The super-charged growth in China has brought about a rise in inflationary pressures and is a good example of the possible conflicts between rapid economic expansion and rising costs and prices. The Chinese government’s inflation target is 4% but inflation is a growing worry for the Chinese government – after some mild deflation in 2009 there has been acceleration in the consumer price index. Agricultural prices have been a key driver of inflation with food costs up 12% in the year to March 2011.
For many commentators high inflation in China is a symptom of an over-heating economy with an unsustainable credit and property boom. Another factor behind high inflation is that Wages are rising fast in China – many economists believe that China has hit a point in its development at which demand for labour starts to grow faster than supply, creating labour shortages and pushing up salaries. This is known as a Lewis Turning Point.read more...»
Just as the Monetary Policy Committee have been saying for a while, inflation is starting to fall back towards their target. The fall to 4.2% in December is rather sharper than expected, and is the biggest monthly fall since April 2009. With further falls almost certain in the next few months as the VAT rise and energy price hikes roll out of the 12-month figures, analysts have commented today that this will leave the opportunity for the MPC to inject further rounds of QE into the economy with less fear of triggering too much demand-pull inflation.read more...»
Geoff has kindly made available for download his presentation made to students at Dulwich College recently in which he analyses the prospects for the UK Economy in 2012. A Slideshare-streamed version is also provided below.read more...»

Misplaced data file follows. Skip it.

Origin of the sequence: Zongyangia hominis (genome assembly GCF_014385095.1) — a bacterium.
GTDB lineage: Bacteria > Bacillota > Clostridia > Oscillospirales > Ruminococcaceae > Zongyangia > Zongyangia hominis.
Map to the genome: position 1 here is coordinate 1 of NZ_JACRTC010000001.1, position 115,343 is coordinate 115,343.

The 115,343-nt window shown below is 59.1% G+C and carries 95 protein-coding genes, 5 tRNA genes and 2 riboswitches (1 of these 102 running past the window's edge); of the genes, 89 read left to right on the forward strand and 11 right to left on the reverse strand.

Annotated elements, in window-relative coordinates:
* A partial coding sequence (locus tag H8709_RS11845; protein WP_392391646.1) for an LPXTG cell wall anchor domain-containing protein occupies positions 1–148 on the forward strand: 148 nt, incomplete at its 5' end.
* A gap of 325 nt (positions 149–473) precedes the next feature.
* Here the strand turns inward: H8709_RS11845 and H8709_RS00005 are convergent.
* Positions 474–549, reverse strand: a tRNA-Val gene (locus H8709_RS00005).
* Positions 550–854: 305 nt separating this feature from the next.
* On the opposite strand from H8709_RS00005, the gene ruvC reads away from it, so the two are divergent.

The CPI headline inflation rate has fallen to 4.8%. This BBC chart shows recent changes in the rate of increase of the general price levels using CPI and RPI indicators.read more...»
It’s here! PNC Wealth Management, have produced their 28th annual index of the true cost of Christmas, calculating the cost of giving of all the gifts in the Twelve Days of Christmas, and then the change in the price compared to last year, to give the annual rate of inflation for Christmas. This year they have an animated train ride that takes you through a snowy landscape, with various games on the way - the maids a-milking one is brilliant! The journey, and the links to information about how the index has fluctuated over the years and where on earth they find the prices of swans a-swimming or lords a-leaping needs a bit of investigation before you introduce it to a class, but is worth it and great fun for a Christmas lesson.
What follows is a list of the ten video clips I use when teaching inflation as a topic.
They are a mixed bunch. Some are useful for class use, others work as pointers to a series of video clips from one producer. What I’ve tried to avoid, however, are links to the teach yourself Economics resources (though obviously they have their place) that are out there.read more...»
I am teaching the background to consumer / retail price inflation in the UK this week and making use of a selection of up to the minute data charts. Here they are as a downloadable powerpoint file for colleagues who might find them useful on whiteboards or as handouts for annotation and discussion.
A good example to discuss of government intervention into agricultural markets - in this case Thailand’s government have intervened in the market to buy unmilled rice at 15,000 Thai baht per metric tonne, which is a 50% premium on the current market rate. A good discussion of the possible impacts can be found, with a discussion of the economic rationale/consequences of it, here.
JCT is no longer president of the European Central Bank and he leaves, after eight years at its helm, with as many detractors as there are supporters. The ECB is widely perceived as being ‘genetically’ close to the German
Bundesbank following the neo-classical school where inflation is the route of all problems and so needs to be controlled no matter the cost.
We´re going to be looking at this part of the syllabus very soon and the two graphics below from here and here look at how the US market for smartphone operating systems is split between the major firms and also how global market share for mobiles as well as smartphones is split.read more...»